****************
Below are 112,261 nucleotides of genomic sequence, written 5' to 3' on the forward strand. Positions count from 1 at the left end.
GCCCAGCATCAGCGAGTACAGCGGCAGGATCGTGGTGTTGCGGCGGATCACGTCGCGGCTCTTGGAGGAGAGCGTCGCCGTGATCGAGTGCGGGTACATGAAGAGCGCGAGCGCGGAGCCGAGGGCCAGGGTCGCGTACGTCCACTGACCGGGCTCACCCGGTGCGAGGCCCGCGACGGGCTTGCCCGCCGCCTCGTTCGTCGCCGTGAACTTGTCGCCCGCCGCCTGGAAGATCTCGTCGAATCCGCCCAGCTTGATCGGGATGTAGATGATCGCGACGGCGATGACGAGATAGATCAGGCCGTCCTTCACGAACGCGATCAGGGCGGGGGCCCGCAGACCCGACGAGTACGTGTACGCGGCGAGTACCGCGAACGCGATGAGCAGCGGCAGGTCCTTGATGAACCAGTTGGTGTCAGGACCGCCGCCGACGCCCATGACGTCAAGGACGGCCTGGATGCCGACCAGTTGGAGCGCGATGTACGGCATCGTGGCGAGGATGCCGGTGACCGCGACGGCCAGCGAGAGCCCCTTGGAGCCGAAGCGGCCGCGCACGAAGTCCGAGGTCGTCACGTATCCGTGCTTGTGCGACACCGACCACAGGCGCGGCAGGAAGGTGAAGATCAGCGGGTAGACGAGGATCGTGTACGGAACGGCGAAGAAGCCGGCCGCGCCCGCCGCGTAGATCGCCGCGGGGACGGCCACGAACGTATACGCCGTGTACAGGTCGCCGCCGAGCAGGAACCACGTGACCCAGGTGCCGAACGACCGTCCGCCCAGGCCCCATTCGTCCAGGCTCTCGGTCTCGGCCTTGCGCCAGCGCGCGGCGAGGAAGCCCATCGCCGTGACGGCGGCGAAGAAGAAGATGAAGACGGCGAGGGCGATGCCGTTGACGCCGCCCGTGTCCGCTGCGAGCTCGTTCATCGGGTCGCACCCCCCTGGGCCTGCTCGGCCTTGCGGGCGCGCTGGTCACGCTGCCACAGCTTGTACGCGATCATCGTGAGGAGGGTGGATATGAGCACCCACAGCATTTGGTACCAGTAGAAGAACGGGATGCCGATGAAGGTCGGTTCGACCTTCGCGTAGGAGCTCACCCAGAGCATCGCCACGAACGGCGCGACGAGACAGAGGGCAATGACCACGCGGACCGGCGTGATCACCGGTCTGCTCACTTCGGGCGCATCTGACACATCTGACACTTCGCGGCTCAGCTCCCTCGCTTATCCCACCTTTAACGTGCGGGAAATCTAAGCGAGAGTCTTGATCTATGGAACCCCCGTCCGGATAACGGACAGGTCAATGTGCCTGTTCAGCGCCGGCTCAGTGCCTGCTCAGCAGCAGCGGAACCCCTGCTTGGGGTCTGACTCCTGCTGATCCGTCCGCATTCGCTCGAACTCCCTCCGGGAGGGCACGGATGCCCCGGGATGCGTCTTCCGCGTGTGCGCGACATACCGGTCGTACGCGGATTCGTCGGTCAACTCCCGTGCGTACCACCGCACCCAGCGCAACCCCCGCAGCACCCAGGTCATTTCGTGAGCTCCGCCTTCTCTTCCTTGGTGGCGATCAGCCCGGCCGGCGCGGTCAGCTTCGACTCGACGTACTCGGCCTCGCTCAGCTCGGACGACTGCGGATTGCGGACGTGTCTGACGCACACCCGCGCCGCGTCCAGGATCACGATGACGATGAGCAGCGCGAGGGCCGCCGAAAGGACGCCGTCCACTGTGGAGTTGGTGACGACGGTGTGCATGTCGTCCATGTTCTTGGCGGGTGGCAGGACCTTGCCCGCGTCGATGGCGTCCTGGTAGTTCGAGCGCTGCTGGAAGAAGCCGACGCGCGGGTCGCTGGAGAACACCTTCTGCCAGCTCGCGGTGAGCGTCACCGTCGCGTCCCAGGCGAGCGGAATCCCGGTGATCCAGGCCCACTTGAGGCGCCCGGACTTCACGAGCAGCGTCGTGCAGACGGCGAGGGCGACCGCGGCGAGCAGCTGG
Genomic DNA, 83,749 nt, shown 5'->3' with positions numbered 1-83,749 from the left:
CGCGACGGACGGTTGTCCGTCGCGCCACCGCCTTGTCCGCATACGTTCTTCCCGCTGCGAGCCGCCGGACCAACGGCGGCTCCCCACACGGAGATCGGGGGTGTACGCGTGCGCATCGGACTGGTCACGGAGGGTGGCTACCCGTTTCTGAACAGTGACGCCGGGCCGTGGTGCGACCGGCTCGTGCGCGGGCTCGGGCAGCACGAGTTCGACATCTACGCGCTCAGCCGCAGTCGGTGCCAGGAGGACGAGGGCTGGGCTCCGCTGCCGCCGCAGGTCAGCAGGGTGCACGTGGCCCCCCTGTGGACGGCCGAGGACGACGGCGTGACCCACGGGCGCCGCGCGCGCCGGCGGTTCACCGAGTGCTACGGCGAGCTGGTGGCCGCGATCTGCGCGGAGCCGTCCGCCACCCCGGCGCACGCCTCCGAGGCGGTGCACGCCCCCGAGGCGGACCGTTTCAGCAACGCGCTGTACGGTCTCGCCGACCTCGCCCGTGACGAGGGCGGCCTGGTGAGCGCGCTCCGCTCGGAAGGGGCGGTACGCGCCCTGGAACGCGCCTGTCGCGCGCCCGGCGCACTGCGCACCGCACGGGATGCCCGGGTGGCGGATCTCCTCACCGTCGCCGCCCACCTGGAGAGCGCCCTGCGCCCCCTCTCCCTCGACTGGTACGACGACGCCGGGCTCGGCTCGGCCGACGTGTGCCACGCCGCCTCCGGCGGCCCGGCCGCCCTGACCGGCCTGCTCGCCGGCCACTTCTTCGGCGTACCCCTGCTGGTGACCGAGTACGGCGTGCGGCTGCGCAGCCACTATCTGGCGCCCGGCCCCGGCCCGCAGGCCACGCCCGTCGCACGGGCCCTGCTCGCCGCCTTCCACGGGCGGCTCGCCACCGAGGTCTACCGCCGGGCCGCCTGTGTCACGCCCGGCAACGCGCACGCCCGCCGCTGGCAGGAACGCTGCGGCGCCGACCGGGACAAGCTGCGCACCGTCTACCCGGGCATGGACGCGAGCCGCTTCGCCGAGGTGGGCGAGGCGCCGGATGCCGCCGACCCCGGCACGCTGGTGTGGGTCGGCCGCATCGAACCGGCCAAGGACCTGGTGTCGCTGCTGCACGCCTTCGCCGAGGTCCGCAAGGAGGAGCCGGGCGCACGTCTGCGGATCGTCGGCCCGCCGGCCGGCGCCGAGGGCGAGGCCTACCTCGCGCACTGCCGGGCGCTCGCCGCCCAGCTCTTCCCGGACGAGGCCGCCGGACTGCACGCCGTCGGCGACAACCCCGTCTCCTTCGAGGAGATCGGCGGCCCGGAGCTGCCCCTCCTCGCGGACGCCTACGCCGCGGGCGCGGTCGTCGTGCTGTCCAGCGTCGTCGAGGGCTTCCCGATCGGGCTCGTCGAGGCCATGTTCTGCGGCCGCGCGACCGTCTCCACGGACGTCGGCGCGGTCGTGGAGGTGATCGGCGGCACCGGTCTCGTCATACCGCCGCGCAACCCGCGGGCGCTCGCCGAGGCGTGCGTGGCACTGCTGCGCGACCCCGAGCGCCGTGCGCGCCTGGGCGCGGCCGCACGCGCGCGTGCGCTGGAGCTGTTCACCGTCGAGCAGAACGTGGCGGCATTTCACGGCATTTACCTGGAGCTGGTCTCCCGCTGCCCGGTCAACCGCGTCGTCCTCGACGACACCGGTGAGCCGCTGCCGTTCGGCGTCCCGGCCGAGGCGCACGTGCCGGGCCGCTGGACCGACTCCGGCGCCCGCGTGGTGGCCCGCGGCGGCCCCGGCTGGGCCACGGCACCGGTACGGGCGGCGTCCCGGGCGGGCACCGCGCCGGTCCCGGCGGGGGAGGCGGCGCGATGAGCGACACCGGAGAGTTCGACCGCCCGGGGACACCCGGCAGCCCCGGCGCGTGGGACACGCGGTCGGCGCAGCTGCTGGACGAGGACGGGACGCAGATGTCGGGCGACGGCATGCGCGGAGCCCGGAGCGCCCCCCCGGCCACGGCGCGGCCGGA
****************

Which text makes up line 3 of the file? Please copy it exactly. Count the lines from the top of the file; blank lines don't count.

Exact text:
Genomic DNA, 83,749 nt, shown 5'->3' with positions numbered 1-83,749 from the left: